HPV, the Test and the Testiness

First off, if you have had HPV or will get HPV, most reading this post will clear the HPV virus with your own immune system. Second of all, apparently testiness is a legal term too, but since this is a medical discussion between us, so no legal terms defined here! Official approval for an HPV test as a cervical screen did not come until March 2009 with the introduction of Cervista. HPV testing, and what to do about it, when, what test, how often, will I  have coverage for it, should I get my partner tested, should I tell my partner I got this test result back, all bring a variety of answers from the Gynos on the street, as well as in their offices!


But knowledge may be power, so getting the test is often the first best step to answering these questions with your own Gyno. The Cervista test can be used two ways. It can be used as the individualized 16/18 test, or the general screening test for any of 14 different HR HPV types. As a general screening test it performs better than other tests in the past as it also tests for HPV 66 which was not available previously. So next time you go to the gyno, find out if you had the 13 test or the 14 test (and stay tuned better tests may be in the pipeline). The most respected source physicians look for in terms of guidelines regarding pap tests the American Society for Colposcopy and Cervical Pathology reminds women in their clinical update on the topic that only 1/2 of all cases of moderate dysplasia are due to the HPV types 16 and 18 (see reference below). So if you just had a slightly abnormal pap (ASCUS) you need the full screen not just a test for 16 and 18. There are also lots of other ways you shouldn't use the test: after a sexual assault, in basic STD testing, or if you are trying to decide whether to get a vaccination, to name a few. And even the proper way to use the test is a bit of a flummox right now as the last comprehensive guidelines (2006) came out before this test was approved. So therein lies part of the testiness of this test. And a shout out to the women who participated in this valuable research from the Women's Health Practice Clinical Research  branch of those trials. The Cervista test was developed by Third Wave Technologies.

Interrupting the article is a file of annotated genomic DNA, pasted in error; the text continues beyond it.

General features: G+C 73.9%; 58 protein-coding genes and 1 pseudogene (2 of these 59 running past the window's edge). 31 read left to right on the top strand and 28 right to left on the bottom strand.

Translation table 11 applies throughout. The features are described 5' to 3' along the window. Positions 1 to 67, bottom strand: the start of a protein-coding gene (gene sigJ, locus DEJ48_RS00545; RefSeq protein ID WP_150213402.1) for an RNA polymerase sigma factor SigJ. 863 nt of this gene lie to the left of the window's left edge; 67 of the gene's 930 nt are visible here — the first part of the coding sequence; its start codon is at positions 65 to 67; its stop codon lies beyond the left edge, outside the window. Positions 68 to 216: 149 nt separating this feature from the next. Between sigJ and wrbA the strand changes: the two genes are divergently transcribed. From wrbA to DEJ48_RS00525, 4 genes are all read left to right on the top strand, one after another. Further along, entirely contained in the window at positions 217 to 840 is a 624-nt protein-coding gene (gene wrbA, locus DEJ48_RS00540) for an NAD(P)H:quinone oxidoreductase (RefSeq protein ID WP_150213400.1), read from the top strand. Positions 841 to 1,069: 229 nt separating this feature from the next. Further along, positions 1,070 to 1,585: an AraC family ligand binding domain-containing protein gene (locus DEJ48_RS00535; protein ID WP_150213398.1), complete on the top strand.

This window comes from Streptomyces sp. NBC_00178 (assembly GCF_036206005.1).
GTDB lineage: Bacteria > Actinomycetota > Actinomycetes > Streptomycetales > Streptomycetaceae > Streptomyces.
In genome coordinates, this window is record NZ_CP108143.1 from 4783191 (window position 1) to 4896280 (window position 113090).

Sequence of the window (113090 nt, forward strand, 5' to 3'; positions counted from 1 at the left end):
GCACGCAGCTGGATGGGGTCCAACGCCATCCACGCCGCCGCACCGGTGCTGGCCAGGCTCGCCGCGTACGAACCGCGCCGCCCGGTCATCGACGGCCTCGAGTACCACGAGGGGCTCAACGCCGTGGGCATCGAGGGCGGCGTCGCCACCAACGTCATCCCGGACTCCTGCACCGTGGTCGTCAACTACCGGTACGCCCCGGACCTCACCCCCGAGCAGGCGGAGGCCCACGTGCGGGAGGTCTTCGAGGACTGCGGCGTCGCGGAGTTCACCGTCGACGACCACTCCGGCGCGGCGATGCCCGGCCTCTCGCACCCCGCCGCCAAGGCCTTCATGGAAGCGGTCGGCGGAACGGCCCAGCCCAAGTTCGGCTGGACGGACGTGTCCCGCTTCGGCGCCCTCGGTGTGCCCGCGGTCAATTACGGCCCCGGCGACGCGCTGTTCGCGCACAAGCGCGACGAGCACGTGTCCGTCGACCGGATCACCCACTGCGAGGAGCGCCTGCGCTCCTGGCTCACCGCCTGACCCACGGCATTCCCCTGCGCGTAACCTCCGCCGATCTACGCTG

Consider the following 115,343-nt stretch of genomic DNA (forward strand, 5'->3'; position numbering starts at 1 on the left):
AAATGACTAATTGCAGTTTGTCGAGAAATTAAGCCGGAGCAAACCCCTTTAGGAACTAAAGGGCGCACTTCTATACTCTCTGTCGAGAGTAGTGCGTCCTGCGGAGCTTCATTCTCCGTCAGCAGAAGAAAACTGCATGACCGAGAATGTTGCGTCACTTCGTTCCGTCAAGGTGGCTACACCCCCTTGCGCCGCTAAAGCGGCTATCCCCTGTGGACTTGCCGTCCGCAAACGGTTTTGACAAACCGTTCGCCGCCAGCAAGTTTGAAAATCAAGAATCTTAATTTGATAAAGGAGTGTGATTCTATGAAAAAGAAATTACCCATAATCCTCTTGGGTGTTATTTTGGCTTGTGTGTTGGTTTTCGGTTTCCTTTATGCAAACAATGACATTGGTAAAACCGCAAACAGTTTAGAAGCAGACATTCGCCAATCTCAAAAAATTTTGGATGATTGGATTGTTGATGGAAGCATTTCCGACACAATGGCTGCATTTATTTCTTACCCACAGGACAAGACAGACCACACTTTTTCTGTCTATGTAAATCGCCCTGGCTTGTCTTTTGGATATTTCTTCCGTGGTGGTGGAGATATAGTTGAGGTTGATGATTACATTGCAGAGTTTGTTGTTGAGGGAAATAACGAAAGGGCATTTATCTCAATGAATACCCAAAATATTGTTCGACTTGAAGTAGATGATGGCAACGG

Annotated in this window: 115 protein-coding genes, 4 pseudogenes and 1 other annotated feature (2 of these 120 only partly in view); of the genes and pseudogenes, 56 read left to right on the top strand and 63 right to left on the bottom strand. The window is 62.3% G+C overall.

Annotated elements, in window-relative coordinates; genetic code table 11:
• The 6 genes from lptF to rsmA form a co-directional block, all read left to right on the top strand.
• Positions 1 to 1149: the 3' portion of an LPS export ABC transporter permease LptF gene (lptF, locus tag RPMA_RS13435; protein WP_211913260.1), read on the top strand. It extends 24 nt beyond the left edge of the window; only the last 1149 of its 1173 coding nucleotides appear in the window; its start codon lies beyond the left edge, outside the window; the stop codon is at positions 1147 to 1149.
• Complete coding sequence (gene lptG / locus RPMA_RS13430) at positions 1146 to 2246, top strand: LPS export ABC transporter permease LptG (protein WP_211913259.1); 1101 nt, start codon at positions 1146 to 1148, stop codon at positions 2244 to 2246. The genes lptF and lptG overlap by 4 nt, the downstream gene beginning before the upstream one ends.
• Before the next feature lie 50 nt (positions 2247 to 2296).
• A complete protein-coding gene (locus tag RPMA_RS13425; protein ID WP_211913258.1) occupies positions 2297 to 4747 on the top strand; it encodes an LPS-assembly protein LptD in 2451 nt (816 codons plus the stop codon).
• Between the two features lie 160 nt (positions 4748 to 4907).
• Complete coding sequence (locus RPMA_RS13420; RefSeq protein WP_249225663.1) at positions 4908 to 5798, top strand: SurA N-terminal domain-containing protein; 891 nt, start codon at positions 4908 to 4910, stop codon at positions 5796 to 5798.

Smith JS, Lindsay L, Hoots B, et al. Human papillomavirus type distribution in invasive cervical cancerand high-grade cervical lesions: a meta-analysis update. Int J Cancer 2007;121(3):621-32.

Comments

  1. I have been monogomous for 30 years, yet I recently got back a positive result with my first HPV test. Does this mean that my partner hasn't been faithful?

    ReplyDelete
  2. Transmission could have occured that long ago, sit down with your gyno and go over your case and HPV biology it will ease your mind considerably!

    ReplyDelete

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